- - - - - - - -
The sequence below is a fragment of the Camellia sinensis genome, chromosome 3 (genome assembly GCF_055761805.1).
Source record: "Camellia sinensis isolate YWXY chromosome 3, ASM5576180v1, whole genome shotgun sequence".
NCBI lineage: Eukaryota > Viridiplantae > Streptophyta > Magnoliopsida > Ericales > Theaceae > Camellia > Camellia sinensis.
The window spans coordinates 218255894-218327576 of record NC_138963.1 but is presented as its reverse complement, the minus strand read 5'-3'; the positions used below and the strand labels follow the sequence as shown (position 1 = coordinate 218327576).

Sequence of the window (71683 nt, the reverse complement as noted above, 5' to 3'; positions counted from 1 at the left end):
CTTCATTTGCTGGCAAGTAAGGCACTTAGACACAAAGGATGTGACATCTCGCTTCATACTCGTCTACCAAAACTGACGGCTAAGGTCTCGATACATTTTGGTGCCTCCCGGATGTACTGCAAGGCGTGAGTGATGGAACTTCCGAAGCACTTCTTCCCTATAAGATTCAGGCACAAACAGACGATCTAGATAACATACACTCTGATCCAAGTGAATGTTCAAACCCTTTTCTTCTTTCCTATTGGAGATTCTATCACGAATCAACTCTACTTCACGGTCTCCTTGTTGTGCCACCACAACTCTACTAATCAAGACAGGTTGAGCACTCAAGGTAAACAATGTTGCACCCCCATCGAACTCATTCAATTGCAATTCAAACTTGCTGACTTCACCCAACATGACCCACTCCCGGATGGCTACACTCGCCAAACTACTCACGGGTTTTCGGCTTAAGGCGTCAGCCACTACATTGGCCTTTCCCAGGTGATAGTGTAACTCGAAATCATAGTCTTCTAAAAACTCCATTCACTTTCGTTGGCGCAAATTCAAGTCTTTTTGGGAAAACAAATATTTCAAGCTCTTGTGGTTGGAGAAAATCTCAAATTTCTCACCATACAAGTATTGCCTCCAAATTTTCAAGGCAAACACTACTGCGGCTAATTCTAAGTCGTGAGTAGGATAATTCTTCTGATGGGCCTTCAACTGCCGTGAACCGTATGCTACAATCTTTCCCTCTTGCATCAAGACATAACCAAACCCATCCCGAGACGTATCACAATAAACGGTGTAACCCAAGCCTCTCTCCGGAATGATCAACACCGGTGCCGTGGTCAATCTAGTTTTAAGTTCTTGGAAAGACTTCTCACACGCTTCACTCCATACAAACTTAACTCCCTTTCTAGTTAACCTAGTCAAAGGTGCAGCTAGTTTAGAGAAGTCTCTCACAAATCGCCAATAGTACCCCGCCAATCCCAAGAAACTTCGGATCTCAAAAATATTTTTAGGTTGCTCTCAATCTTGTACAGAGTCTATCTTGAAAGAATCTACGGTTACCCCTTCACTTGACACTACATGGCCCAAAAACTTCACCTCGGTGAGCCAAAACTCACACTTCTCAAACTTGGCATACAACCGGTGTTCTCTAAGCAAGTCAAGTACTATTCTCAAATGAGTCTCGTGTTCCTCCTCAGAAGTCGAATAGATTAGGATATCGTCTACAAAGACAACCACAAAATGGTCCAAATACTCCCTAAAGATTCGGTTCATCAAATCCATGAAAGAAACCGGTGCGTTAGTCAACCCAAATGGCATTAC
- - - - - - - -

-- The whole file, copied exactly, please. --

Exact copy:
The sequence below is a fragment of the Camellia sinensis genome, chromosome 3 (genome assembly GCF_055761805.1).
Source record: "Camellia sinensis isolate YWXY chromosome 3, ASM5576180v1, whole genome shotgun sequence".
NCBI lineage: Eukaryota > Viridiplantae > Streptophyta > Magnoliopsida > Ericales > Theaceae > Camellia > Camellia sinensis.
The window spans coordinates 218255894-218327576 of record NC_138963.1 but is presented as its reverse complement, the minus strand read 5'-3'; the positions used below and the strand labels follow the sequence as shown (position 1 = coordinate 218327576).

Sequence of the window (71683 nt, the reverse complement as noted above, 5' to 3'; positions counted from 1 at the left end):
CTTCATTTGCTGGCAAGTAAGGCACTTAGACACAAAGGATGTGACATCTCGCTTCATACTCGTCTACCAAAACTGACGGCTAAGGTCTCGATACATTTTGGTGCCTCCCGGATGTACTGCAAGGCGTGAGTGATGGAACTTCCGAAGCACTTCTTCCCTATAAGATTCAGGCACAAACAGACGATCTAGATAACATACACTCTGATCCAAGTGAATGTTCAAACCCTTTTCTTCTTTCCTATTGGAGATTCTATCACGAATCAACTCTACTTCACGGTCTCCTTGTTGTGCCACCACAACTCTACTAATCAAGACAGGTTGAGCACTCAAGGTAAACAATGTTGCACCCCCATCGAACTCATTCAATTGCAATTCAAACTTGCTGACTTCACCCAACATGACCCACTCCCGGATGGCTACACTCGCCAAACTACTCACGGGTTTTCGGCTTAAGGCGTCAGCCACTACATTGGCCTTTCCCAGGTGATAGTGTAACTCGAAATCATAGTCTTCTAAAAACTCCATTCACTTTCGTTGGCGCAAATTCAAGTCTTTTTGGGAAAACAAATATTTCAAGCTCTTGTGGTTGGAGAAAATCTCAAATTTCTCACCATACAAGTATTGCCTCCAAATTTTCAAGGCAAACACTACTGCGGCTAATTCTAAGTCGTGAGTAGGATAATTCTTCTGATGGGCCTTCAACTGCCGTGAACCGTATGCTACAATCTTTCCCTCTTGCATCAAGACATAACCAAACCCATCCCGAGACGTATCACAATAAACGGTGTAACCCAAGCCTCTCTCCGGAATGATCAACACCGGTGCCGTGGTCAATCTAGTTTTAAGTTCTTGGAAAGACTTCTCACACGCTTCACTCCATACAAACTTAACTCCCTTTCTAGTTAACCTAGTCAAAGGTGCAGCTAGTTTAGAGAAGTCTCTCACAAATCGCCAATAGTACCCCGCCAATCCCAAGAAACTTCGGATCTCAAAAATATTTTTAGGTTGCTCTCAATCTTGTACAGAGTCTATCTTGAAAGAATCTACGGTTACCCCTTCACTTGACACTACATGGCCCAAAAACTTCACCTCGGTGAGCCAAAACTCACACTTCTCAAACTTGGCATACAACCGGTGTTCTCTAAGCAAGTCAAGTACTATTCTCAAATGAGTCTCGTGTTCCTCCTCAGAAGTCGAATAGATTAGGATATCGTCTACAAAGACAACCACAAAATGGTCCAAATACTCCCTAAAGATTCGGTTCATCAAATCCATGAAAGAAACCGGTGCGTTAGTCAACCCAAATGGCATTAC